Gabapentin is Prescribed to Millions, but Evidence that It Works is Weak

Gabapentin is Prescribed to Millions, but Evidence that It Works is Weak

What do Doctors, Opioid Abuse, and Pain Have in Common? Gabapentin.

Initially approved 25 years ago as a medication to treat seizure disorders, gabapentin is now one of the most widely prescribed drugs in the country. It’s also now commonly prescribed off-label for children to treat all kinds of acute and chronic pain, along with chronic coughing; in addition, it’s commonly given to women to treat hot flashes.

Millions take gabapentin, despite little or no evidence that it actually relieves pain.

You’re probably wondering why the FDA initially approved the drug.

FDA Approval Logistics

The FDA will approve a pharmaceutical for specific uses and doses if the manufacturer demonstrates that it is effective and safe for those uses. The drug must also offer benefits that outweigh any potential risks it may cause. When a drug is used “off label”, it means that a healthcare provider can prescribe the drug that has been approved by the FDA legally for any condition – not only the ones for which it was initially approved.

This leaves patients at the receiving end of whatever doctors think is a good idea.

The burden of proof is then passed to those patients, who at that point need to decide for themselves if the medication actually is safe and effective for their ailments. As you can imagine, this is no easy task for patients, since it isn’t simple for even the most well-educated doctors.

A Tale of Two Doctors

Two physicians recently reviewed evidence of the risks and benefits of the off-label use of gabapentin for pain management. Dr. Christopher Goodman and Dr. Allan Brett, of the University of South Carolina School of Medicine, found that the drugs, known as gabapentinoids, were mostly ineffective in most of the cases for which they were being prescribed.

Dr. Goodman explained, “There is very little data to justify how these drugs are being used and why they should be in the top 10 in sales. Patients and physicians should understand that the drugs have limited evidence to support their use for many conditions, and there can be some harmful side effects, like somnolence, dizziness and difficulty walking.” He also stated that the gabapentinoids are potentially addictive, especially for patients who are prone to substance use disorders.

A Trifecta of Trouble

Gabapentinoids seem to represent three critical issues in the practice of medicine today:

  1.       The limited pain management training many doctors receive
  2.       The deadly national crisis of opioid addiction that prompts doctors to find alternative drugs for pain
  3.       The influence of aggressive (and not always legal) promotion of prescription drugs, which often happens through direct-to-consumer advertising.

These issues are blatant in the case of Gabapentin and Lyrica, which are both sold by Pfizer. The two medications have been approved by the FDA to treat only four debilitating issues: diabetic neuropathy, spinal cord injuries, fibromyalgia, and postherpetic neuralgia. However, Drs. Goodman and Brett found that even for these four approved uses, the drugs hardly offered pain relief to patients.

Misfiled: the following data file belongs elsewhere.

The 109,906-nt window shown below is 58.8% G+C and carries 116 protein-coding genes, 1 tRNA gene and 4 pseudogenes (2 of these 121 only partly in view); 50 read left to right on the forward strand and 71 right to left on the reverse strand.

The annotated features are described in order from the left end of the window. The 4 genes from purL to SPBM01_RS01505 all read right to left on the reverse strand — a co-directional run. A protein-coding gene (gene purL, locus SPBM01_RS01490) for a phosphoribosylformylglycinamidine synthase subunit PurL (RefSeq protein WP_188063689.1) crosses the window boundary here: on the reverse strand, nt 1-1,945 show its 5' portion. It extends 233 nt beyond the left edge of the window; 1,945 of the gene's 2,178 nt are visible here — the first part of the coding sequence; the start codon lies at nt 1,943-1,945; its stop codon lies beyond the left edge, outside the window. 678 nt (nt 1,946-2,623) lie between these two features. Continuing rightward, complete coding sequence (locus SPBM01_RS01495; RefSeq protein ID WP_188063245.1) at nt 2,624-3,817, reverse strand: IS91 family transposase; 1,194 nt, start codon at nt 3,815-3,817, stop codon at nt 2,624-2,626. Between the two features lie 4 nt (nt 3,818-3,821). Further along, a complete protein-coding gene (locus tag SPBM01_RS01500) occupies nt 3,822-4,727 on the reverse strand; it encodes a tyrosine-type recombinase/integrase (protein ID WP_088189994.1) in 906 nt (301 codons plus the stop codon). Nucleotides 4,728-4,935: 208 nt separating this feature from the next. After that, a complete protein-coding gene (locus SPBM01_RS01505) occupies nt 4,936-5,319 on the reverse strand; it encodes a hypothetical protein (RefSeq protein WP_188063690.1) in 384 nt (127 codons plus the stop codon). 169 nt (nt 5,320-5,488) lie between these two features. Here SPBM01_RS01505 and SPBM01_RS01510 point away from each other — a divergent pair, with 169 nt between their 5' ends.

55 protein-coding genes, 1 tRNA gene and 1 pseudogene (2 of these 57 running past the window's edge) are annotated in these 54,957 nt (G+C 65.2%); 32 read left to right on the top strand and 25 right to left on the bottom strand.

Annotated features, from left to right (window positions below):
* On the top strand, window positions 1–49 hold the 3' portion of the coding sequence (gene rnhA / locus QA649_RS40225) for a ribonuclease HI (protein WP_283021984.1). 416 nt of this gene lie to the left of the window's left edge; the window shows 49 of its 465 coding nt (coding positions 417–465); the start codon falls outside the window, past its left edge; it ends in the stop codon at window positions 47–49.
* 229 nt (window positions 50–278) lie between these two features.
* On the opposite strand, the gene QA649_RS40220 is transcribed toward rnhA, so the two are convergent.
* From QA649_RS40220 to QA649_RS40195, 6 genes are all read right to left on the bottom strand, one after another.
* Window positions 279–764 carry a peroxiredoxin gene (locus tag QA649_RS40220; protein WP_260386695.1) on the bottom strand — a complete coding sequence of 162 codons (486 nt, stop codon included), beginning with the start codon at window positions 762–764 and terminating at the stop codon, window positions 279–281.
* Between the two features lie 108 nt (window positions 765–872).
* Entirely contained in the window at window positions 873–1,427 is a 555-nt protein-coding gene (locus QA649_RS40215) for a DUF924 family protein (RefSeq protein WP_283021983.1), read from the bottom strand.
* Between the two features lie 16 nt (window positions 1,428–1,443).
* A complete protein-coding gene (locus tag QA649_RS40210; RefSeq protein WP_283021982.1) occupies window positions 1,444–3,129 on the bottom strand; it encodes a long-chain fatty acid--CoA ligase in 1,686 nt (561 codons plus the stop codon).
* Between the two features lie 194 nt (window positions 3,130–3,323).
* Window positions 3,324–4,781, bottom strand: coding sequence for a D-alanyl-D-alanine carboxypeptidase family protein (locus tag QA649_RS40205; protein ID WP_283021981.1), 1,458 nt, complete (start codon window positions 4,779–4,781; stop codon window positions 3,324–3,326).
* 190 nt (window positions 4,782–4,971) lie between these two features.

Several controlled studies were performed, displaying results that showed less than a one-point difference on a ten-point scale between patients taking a placebo and those who took the drugs.

Clinically, this less-than-one-point difference is meaningless.

To illustrate, for a Lyrica study, 209 patients with sciatica were involved – and Lyrica did not significantly reduce leg pain when compared to the placebo for any of them. What’s worse is that dizziness was reported more often in those who took the medication as opposed to the placebo. However, and this is where part of that trifecta comes into play, providers still often prescribe Lyrica or gabapentin for pain relating to osteoarthritis, migraines, sciatica, and more.

What’s the Solution, Then?

In order to find a solution, the problem has to be dissected, since there are many parts to it (the trifecta). It’s not that alternatives to opioids for chronic pain management don’t exist – they do – but doctors may not be aware of the options and if they are, they must put in more effort than writing a prescription for them. These alternatives include cognitive behavioral therapy, hypnosis, and physical therapy. In addition, many patients find that it’s just easier to swallow a pill than go through the alternatives.

A family doctor in Columbus, Dr. Michael Johansen explained the all-too-common predicament that many physicians and other prescribers find themselves in: “I use gabapentin clinically and try to stay close to the approved indications, but occasionally we run out of options when faced with patients who hurt. It’s rare that these drugs eliminate pain, and I don’t tell patients their pain will go away. If there’s any benefit, it’s probably marginal.”

And therein lies another problem within the bigger problem: Sometimes, doctors just aren’t sure what else to try; they run out of pain management options for their patients.

While the search for a solution to these issues continues, the number of people taking gabapentinoids more than tripled in 13 years from 2002-2015, as revealed in a study published in JAMA in February of 2019 by Dr. Johansen. The Trifecta of Trouble grows as patients find little relief and doctors run out of options.

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By |2019-06-20T20:52:37-04:00June 18th, 2019|

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